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by Highline Residential
Some people from out of state may imagine New York City real estate only thriving in the heart of the city, however, in 2016, the market heated up considerably in the suburbs. New buyers are making their way to the more spacious commuter neighborhoods as the sudden surge of activity is having a significant impact on available home inventory. Busy Housing Market Winter Normally, the housing market can slow down when the winter weather hits the New York area. This year, buyers have hit the streets in force searching for homes during the mild winter days. The housing inventory has decreased substantially as homes are spending less time as listings – numerous bids are being made by buyers and accepted by sellers. Places such as Pleasantville has homes sitting on the MLS real estate listings for 83 days before going to contract, and the Westminster suburb has an average of 3.7 months for its absorption rate. Inventory has dipped so low that there were only 34 homes on the listings in the Pleasantville area. Long Island has recorded its lowest inventory levels in 13 years. On average for most suburb areas, there is only three months’ worth of home inventory available. Home Prices Steady at Beginning of Year but Expected to Rise Steady prices have brought buyers out in droves to find the best deals for homes. However, with lowering home inventory, these prices have risen in certain desirable neighborhoods as bidding wars are taking p...
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by Highline Residential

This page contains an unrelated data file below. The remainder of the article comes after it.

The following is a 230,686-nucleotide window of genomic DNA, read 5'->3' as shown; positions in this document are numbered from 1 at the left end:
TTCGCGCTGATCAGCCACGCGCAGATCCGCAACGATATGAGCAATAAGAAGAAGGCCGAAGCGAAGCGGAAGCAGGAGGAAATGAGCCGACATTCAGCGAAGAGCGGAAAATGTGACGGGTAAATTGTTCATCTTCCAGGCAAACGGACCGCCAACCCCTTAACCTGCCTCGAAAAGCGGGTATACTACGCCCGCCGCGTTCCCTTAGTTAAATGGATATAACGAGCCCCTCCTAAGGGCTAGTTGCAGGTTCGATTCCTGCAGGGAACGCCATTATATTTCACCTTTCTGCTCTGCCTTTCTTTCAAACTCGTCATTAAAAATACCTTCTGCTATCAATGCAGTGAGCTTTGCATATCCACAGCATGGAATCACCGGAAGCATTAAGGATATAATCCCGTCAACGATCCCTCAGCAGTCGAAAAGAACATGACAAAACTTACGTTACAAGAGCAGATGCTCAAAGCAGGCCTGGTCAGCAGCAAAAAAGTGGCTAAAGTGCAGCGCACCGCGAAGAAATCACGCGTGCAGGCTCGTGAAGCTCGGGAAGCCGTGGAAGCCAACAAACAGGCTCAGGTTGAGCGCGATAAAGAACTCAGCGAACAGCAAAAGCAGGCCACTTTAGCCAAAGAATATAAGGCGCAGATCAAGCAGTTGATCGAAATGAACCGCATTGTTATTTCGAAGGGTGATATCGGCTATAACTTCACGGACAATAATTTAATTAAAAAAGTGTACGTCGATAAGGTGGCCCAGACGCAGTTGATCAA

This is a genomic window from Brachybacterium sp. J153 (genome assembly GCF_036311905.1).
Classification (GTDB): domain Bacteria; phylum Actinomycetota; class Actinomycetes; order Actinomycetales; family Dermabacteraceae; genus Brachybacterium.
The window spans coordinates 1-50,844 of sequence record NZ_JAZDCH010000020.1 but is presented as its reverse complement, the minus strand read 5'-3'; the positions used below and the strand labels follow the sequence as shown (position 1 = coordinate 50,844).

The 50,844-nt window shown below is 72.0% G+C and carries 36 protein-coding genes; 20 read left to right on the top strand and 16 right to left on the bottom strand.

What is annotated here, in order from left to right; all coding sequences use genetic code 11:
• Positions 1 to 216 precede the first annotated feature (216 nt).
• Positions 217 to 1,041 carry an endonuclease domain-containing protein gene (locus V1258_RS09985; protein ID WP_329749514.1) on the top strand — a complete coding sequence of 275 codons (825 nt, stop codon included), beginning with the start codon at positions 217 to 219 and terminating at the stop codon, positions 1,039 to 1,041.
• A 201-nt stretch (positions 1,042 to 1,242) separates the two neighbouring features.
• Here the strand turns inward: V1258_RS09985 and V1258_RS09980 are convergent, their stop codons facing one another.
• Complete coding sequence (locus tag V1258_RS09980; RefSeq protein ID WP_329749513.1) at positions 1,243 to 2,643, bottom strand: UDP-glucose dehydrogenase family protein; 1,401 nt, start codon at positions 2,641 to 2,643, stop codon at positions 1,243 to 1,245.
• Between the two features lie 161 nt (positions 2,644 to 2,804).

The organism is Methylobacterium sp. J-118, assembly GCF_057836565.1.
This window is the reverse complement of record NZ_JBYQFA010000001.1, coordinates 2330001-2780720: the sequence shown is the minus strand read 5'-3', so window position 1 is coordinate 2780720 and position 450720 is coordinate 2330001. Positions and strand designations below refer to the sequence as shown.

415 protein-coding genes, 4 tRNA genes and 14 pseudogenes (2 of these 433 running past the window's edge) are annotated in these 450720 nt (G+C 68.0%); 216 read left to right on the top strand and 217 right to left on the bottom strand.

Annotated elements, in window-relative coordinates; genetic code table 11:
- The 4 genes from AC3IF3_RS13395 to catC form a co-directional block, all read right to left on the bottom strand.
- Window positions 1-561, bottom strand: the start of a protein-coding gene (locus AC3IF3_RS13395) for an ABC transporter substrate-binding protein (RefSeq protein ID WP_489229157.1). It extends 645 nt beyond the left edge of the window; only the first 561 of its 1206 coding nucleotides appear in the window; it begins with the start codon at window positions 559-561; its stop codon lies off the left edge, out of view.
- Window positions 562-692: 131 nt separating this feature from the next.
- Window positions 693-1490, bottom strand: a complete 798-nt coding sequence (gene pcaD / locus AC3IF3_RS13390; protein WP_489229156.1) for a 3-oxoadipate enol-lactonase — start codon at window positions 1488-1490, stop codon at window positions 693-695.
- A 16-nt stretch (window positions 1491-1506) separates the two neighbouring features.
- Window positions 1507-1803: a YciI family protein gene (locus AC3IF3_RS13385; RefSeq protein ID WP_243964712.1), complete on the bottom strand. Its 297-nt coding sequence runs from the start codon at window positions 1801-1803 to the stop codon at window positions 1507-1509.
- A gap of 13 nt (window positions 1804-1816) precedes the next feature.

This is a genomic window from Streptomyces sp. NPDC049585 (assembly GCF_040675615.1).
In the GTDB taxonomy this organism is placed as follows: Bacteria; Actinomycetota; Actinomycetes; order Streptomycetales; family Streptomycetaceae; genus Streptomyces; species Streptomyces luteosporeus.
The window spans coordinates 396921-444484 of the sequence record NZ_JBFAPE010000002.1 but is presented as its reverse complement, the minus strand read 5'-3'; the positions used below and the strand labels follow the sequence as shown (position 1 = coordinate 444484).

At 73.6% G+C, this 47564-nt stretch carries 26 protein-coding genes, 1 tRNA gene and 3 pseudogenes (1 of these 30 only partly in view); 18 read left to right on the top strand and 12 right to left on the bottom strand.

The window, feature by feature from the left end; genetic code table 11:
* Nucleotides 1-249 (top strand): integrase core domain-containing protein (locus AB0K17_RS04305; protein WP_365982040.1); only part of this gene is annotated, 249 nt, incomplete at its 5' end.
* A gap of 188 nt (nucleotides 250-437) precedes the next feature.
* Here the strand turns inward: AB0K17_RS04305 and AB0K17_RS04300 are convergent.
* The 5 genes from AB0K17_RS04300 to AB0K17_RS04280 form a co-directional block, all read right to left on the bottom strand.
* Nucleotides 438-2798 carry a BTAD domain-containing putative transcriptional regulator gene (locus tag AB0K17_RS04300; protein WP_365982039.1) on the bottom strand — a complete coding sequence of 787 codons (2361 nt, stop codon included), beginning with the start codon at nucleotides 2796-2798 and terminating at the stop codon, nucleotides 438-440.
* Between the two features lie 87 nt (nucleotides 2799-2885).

New York City faces a mixed bag of current markers in the world of residential and commercial construction activity. In some ways, it's good news that the rate of cost increases is slowing. But costs are up once again throughout the city's five boroughs. If that's no surprise to you, the good news may be that the 2016 rate of increase was approximately 4 percent, pretty much in line with the average 3-4 percent increase in 2016 in major markets across the nation. Now that the preliminary figures are in, what does it all mean? New York building executives -- interviewed for the Construction Update prepared by the New York Building Congress -- foresee about the same rate of increase, about 1 percent per quarter, for the balance of 2017. That offers some relief from the 5 per cent annual cost hikes experienced in 2013, 2014 and 2015. During those years, the nationwide averages were between 2.5 and 3 percent. A decade ago, during the height of the U.S. building boom, cost increases climbed to about 6 percent nationally. At the same time, New York City was experiencing double-digit increases -- 12 percent in 2006 and 11 percent in 2007. The aftermath of the Great Recession slowed the climb, but costs began to rise again in 2010. High Demand = High Costs The market is "robust" across all types of construction, according to Carlo Scissura, New York Building Congress President and CEO. He notes that the high level of activity across the board tends to stretch the ...